Bali Man And Environment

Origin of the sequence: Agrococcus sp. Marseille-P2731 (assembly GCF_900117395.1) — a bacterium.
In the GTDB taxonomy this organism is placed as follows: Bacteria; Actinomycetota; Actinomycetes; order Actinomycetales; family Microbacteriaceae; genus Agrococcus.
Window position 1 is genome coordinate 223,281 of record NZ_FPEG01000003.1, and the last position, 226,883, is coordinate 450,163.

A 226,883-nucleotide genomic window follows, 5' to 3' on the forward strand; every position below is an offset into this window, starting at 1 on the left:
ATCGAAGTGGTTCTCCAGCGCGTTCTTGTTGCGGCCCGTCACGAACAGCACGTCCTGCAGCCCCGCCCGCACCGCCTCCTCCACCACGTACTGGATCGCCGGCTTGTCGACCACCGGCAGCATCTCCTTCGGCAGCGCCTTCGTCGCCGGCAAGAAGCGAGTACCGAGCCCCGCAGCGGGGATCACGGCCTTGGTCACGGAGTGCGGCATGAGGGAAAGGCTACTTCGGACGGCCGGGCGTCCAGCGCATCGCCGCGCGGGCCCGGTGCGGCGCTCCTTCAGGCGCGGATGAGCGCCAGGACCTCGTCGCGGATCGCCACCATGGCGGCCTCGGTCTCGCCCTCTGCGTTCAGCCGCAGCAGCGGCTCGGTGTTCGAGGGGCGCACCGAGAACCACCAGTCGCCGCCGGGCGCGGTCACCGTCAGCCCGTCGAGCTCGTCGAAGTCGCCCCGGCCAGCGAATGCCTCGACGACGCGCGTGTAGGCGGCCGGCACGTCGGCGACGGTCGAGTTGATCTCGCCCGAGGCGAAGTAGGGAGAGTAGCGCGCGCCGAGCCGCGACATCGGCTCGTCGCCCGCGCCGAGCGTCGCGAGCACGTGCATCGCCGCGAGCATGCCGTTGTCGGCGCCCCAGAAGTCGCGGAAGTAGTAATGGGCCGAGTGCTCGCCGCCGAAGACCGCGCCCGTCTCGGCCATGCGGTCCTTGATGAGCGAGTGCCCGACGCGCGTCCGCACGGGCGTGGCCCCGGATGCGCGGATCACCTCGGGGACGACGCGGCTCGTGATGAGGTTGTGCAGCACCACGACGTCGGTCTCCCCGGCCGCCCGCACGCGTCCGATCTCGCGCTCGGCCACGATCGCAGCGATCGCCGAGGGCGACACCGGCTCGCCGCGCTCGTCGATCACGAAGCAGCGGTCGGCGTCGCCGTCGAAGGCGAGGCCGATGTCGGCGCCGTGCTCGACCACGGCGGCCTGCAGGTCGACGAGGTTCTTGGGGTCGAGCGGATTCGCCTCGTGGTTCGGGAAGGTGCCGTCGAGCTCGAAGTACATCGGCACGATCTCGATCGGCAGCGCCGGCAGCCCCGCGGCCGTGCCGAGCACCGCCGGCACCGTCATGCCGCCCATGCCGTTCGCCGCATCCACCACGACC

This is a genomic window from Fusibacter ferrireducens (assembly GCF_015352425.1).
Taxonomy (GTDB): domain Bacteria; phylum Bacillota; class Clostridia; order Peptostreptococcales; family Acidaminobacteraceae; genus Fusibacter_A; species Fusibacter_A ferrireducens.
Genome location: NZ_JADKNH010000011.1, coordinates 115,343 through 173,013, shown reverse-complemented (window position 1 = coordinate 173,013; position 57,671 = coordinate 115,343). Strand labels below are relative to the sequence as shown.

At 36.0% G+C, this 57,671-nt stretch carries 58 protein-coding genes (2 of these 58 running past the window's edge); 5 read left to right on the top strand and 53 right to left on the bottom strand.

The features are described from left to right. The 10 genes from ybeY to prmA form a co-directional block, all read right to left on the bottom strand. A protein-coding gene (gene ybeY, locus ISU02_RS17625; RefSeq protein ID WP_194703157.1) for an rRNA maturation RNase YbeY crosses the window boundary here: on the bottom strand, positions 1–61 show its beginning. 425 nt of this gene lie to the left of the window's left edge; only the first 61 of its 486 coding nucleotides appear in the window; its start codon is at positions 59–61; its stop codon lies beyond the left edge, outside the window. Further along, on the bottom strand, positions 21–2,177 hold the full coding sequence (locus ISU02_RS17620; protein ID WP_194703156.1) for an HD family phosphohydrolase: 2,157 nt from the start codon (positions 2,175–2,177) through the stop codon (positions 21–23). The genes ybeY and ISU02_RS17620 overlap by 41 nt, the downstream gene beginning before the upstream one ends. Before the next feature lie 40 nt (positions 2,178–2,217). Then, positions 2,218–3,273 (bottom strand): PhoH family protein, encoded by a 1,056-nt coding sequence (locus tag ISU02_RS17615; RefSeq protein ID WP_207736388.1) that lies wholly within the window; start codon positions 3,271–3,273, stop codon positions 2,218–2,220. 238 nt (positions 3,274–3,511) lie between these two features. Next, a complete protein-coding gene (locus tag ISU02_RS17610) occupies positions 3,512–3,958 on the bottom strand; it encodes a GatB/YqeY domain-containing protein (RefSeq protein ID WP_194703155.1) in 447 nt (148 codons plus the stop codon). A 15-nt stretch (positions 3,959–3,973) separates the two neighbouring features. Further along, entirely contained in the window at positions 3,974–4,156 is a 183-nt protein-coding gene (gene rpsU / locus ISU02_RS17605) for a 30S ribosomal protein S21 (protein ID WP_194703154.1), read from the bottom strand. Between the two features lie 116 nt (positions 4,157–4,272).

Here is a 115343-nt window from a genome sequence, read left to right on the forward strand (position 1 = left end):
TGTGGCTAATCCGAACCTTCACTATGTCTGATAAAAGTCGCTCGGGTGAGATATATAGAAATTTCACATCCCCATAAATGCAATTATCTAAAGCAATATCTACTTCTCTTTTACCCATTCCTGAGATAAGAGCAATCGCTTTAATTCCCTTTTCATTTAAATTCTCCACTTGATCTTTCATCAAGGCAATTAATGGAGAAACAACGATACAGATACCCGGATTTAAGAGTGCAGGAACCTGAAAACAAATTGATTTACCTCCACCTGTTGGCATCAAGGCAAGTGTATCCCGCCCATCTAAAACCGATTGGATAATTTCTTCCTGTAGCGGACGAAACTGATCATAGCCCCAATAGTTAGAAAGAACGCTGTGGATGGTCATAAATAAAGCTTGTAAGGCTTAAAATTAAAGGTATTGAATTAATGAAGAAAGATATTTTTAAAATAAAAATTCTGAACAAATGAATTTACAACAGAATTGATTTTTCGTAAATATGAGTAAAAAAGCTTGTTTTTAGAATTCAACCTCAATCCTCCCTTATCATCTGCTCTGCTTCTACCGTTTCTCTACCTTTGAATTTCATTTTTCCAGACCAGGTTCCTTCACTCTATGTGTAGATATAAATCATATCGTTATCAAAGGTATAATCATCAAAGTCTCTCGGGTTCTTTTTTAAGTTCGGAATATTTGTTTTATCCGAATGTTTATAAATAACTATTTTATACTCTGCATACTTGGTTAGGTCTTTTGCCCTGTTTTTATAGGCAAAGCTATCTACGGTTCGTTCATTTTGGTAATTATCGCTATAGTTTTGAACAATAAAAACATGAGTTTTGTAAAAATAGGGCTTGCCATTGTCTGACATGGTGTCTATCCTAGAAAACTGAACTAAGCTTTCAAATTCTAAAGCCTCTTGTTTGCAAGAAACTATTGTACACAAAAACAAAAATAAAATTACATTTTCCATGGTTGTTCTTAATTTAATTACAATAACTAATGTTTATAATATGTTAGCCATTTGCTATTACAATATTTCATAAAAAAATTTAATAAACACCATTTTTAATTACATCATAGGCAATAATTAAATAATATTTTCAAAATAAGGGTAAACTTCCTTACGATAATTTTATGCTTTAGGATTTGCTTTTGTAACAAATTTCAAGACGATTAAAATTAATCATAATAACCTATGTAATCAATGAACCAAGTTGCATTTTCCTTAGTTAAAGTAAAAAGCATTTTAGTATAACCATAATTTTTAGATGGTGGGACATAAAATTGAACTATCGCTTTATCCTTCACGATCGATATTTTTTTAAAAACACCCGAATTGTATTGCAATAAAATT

The Balinese are an Austronesian people who share a common historical and cultural background with the other peoples of the region. It seems likely that the homeland of the Austronesians  was Taiwan, but  some 6,000 years ago this  population began to disperse, migrating southwards through the Philippines before turning eastwards into the Pacific and west towards islands of Indonesia. This movement of people was not a mass exodus, but probably  consisted of small groups of related kin, travelling by outrigger canoe who over the course of several millennia, island—hopped their way across both the Pacific and lndians Oceans to constitute the world’s most widely dispersed language group prior to the modern era. Bali was probably settled some 3 to 4 thousand years ago by people who were farmers and herders, and who brought with them a bronze- and possibly iron-age technology.  ln the course of time, the human population has had a considerable impact on the natural history of the island, most notably in terms of deforestation and species extinction. The most populated region has for centuries been the coastal plains and fertile valleys to die south of the central mountain range. It is here that the work of man is most evident in the form of the remarkable terraced rice field which have been sculpted by band from the natural contours of the land.

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